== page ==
This world-class museum stands in an extension of the Bosque de Chapultepec. Its long, rectangular courtyard is surrounded on three sides by two-level display halls. The 12 ground-floor salas (halls) are dedicated to pre-Hispanic Mexico, while upper-level salas show how Mexico’s indigenous descendants live today, with the contemporary cultures located directly above their ancestral civilizations. The vast museum offers more than most people can absorb in a single visit.
Everything is superbly displayed, with much explanatory text translated into English. At the entrance, you will find the starting point for free one-hour guided tours (four daily except Sunday, 10:30am to 5pm; reservation recommended) in English, which are worthwhile to make sense of Mexico's complicated history.
The best place to start is the Introducción a la Antropología and work counterclockwise from there. The first few halls are introductions to anthropology in general, and demonstrate how the hemisphere’s earliest settlers got here and developed from nomadic hunting life to a more settled farming existence in Mexico’s central highlands.
Many short-on-time visitors jump straight into the Teotihuacán hall displaying models and objects from the Americas’ first great and powerful state. This then moves into the Los Toltecas, which displays one of the four basalt warrior columns from Tula’s Temple of Tlahuizcalpantecuhtli.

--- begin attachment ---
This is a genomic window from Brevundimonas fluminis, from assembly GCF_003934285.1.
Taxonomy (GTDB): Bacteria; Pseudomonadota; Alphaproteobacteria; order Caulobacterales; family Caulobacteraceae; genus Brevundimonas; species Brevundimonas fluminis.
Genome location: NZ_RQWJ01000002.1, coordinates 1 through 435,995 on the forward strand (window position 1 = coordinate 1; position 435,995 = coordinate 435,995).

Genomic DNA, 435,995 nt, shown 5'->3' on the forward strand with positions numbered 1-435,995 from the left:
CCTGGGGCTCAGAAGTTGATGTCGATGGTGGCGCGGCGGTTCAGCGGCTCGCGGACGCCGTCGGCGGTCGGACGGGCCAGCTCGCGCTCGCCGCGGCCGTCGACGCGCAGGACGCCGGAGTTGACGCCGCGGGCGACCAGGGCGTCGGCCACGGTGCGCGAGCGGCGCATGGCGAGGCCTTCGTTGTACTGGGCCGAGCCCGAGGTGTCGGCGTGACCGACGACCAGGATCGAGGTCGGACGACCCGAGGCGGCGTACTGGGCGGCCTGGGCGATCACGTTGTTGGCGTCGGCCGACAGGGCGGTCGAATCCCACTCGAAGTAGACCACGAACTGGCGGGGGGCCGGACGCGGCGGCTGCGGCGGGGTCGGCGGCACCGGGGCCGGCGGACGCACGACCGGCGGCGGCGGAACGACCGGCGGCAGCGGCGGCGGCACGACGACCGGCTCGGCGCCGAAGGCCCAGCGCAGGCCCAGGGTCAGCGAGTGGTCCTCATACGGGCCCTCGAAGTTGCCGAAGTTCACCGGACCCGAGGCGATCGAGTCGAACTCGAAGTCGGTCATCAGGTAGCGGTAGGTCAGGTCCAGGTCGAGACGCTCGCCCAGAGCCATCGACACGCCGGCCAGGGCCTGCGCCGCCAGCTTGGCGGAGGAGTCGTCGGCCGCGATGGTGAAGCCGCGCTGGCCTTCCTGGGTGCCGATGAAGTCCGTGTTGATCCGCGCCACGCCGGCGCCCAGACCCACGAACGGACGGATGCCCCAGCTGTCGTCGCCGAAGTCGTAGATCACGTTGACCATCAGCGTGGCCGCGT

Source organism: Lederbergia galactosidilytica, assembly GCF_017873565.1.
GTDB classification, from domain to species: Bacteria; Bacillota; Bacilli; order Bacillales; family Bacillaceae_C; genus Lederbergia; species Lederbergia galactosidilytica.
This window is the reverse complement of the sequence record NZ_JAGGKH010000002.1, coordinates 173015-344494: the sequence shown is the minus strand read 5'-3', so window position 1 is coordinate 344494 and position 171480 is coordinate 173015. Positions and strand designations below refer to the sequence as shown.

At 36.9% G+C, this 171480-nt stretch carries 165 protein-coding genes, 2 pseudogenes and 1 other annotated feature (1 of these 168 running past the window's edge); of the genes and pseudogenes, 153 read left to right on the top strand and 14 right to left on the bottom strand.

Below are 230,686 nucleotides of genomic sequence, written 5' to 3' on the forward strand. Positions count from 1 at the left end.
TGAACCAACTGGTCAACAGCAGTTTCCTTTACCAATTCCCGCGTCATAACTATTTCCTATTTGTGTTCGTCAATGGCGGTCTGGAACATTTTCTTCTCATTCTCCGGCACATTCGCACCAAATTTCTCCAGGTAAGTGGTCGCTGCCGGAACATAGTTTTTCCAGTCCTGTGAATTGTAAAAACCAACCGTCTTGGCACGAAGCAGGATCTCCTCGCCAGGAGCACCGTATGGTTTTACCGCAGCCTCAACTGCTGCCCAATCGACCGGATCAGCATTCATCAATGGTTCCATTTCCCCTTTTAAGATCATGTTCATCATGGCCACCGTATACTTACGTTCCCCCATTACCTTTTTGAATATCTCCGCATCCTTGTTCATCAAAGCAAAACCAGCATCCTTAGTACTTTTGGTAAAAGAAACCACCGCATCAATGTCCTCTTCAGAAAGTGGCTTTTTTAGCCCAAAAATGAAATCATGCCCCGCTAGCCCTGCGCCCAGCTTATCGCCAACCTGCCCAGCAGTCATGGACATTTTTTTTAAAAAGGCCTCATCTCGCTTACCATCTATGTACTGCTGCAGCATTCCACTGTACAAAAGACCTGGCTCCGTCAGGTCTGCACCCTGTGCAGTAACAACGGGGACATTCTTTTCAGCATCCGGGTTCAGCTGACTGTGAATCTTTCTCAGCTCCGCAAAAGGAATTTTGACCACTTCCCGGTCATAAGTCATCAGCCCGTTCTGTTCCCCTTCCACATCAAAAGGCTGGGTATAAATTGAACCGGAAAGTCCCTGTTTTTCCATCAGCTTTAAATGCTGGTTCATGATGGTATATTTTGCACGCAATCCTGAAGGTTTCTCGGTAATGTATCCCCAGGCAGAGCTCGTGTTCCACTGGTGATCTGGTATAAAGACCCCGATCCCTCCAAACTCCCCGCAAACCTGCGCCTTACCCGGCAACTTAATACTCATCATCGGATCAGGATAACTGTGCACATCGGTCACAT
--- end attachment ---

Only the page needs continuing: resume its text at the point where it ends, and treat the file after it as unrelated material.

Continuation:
The next hall is devoted to the Mexica, aka Aztecs. Come here to see the famous sun stone, unearthed beneath the Zócalo in 1790, and other magnificent sculptures from the pantheon of Aztec deities.
The halls that follow display the fine legacy of civilizations from Oaxaca and the Gulf of Mexico, including two stone Olmec head carvings weighing in at almost 20 tonnes.
If you rush through the Maya exhibits from Mexico, Guatemala, Belize and Honduras, be sure not to miss the breathtaking full-scale replica of the tomb of King Pakal, discovered deep in the Templo de las Inscripciones at Palenque.
The giant column fountain in the courtyard is known as el paraguas (the umbrella) and acts as a reminder of the connection to nature. Each side depicts a different sculpture – east showing the integration of Mexico; west, outward-looking Mexico; and north and south, the fight for liberty in Mexico's villages.
In a clearing about 100m in front of the museum’s entrance, indigenous Totonac people perform their spectacular voladores rite – ‘flying’ from a 20m-high pole – every 30 minutes.